Gas drills and skid-mounted compressors

BlasterJ

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This past month, I sold two rebuilt Pionjar 120 gas-powered rock drills to a remote mining operating in Alaska. I also had to put together a solution for a mine remediation/wildlife project where they needed to drill about 200 3" diameter holes in rock for fences. For that one, we were looking at flying in a ~900lb skid-mounted compressor, then using air drills to make 1/5" holes and ream them out to 3 inch for the grouted-in fence posts.

Has anyone else done rock drilling likes this before, where you can't get a trailer-mounted compressor in?
 

Assembler

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This past month, I sold two rebuilt Pionjar 120 gas-powered rock drills to a remote mining operating in Alaska. I also had to put together a solution for a mine remediation/wildlife project where they needed to drill about 200 3" diameter holes in rock for fences. For that one, we were looking at flying in a ~900lb skid-mounted compressor, then using air drills to make 1/5" holes and ream them out to 3 inch for the grouted-in fence posts.

Has anyone else done rock drilling likes this before, where you can't get a trailer-mounted compressor in?
I think a lot of people on a budget will modify a compressor set up so that it is in units that bolt back together out in the field location. I have seen a small-scale setup that was transported by cable / zip-line off of trees on 45 plus degree slopes to the final location. A winch was used to move the different loads.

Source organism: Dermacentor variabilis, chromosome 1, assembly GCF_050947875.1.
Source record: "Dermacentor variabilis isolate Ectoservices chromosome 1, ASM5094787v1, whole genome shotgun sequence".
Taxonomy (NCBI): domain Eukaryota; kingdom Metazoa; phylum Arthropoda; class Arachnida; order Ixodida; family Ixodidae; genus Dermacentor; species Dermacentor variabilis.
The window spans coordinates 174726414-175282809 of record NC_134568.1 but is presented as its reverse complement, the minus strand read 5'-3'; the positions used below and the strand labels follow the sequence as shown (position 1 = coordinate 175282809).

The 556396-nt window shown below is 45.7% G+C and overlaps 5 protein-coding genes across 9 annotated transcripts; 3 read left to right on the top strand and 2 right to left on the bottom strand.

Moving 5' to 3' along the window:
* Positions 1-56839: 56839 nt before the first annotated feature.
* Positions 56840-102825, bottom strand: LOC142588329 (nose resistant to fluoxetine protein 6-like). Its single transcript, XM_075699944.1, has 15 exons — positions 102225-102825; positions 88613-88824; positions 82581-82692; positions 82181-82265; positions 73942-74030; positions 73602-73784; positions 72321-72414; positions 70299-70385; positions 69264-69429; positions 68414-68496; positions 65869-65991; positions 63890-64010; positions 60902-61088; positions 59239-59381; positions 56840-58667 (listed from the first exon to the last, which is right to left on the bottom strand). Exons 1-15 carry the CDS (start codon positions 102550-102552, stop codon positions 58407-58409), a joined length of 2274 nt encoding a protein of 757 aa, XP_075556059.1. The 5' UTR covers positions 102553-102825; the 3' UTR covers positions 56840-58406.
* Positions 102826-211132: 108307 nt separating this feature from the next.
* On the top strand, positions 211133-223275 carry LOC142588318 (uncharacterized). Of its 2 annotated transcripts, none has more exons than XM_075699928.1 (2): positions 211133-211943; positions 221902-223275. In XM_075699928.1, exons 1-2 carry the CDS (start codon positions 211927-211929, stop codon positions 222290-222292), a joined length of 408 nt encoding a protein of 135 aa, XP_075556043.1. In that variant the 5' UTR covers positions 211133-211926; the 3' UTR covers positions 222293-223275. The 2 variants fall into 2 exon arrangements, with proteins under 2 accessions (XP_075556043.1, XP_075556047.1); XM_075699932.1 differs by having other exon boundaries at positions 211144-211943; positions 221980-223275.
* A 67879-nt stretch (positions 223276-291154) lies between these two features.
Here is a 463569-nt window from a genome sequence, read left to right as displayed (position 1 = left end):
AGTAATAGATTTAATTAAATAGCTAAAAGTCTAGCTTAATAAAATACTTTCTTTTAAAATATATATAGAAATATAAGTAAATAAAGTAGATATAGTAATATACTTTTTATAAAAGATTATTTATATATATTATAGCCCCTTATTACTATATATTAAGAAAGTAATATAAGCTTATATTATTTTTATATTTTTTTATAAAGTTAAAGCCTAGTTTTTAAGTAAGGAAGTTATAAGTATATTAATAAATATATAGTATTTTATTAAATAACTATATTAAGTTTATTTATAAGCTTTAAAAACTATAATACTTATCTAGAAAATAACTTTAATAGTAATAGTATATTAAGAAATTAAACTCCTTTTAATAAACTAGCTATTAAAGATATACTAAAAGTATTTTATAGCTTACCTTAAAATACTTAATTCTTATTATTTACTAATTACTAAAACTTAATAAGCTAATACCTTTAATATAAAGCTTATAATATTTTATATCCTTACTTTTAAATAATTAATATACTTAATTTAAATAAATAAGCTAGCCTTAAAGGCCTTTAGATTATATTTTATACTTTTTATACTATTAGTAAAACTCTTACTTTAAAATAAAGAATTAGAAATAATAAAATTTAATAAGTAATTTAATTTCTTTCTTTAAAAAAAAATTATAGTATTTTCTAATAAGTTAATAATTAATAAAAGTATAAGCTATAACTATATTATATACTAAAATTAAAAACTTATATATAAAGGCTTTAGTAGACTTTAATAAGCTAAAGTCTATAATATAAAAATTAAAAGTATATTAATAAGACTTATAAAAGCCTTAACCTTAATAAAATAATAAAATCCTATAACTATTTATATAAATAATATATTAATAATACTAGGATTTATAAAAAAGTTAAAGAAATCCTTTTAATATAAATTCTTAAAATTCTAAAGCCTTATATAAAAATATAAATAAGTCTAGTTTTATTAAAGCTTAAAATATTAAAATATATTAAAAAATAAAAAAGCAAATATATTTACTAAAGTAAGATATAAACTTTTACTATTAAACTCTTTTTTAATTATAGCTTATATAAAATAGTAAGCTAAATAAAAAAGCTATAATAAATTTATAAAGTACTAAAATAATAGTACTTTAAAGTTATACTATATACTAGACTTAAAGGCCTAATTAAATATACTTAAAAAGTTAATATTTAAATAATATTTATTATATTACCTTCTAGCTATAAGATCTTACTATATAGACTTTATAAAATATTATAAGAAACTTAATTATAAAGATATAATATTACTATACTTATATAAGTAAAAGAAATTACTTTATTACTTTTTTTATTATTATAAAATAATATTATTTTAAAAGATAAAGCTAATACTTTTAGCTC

Others will simply just helicopter the equipment in.

Cost is just factored in on a given set up.
 

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BlasterJ

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I think a lot of people on a budget will modify a compressor set up so that it is in units that bolt back together out in the field location. I have seen a small-scale setup that was transported by cable / zip-line off of trees on 45 plus degree slopes to the final location. A winch was used to move the different loads.

Others will simply just helicopter the equipment in.

Cost is just factored in on a given set up.

In this case, they were willing to use helicopters, but the cost per hour between one that lifts 900lbs and 1500lbs is pretty significant. I called around, and most of the rental compressors on a trailer weight about 2,200lbs and only a few helicopters are able to do that and it's $$$$.

I saw a neat old engine on the side of a mountain at an abandoned mine. The ingenuity of miners is amazing!
 

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Assembler

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In this case, they were willing to use helicopters, but the cost per hour between one that lifts 900lbs and 1500lbs is pretty significant. I called around, and most of the rental compressors on a trailer weight about 2,200lbs and only a few helicopters are able to do that and it's $$$$.

I saw a neat old engines on the side of a mountain at an abandoned mine. The ingenuity of miners is amazing!
Yep the cost really goes up with that kind of weight. That firm could recover real money by paying a fabricator / engineer to break down the load into smaller units to be reassembled at the final location.
For example the frame could be one unit, the compressor another unit and the tank the final unit.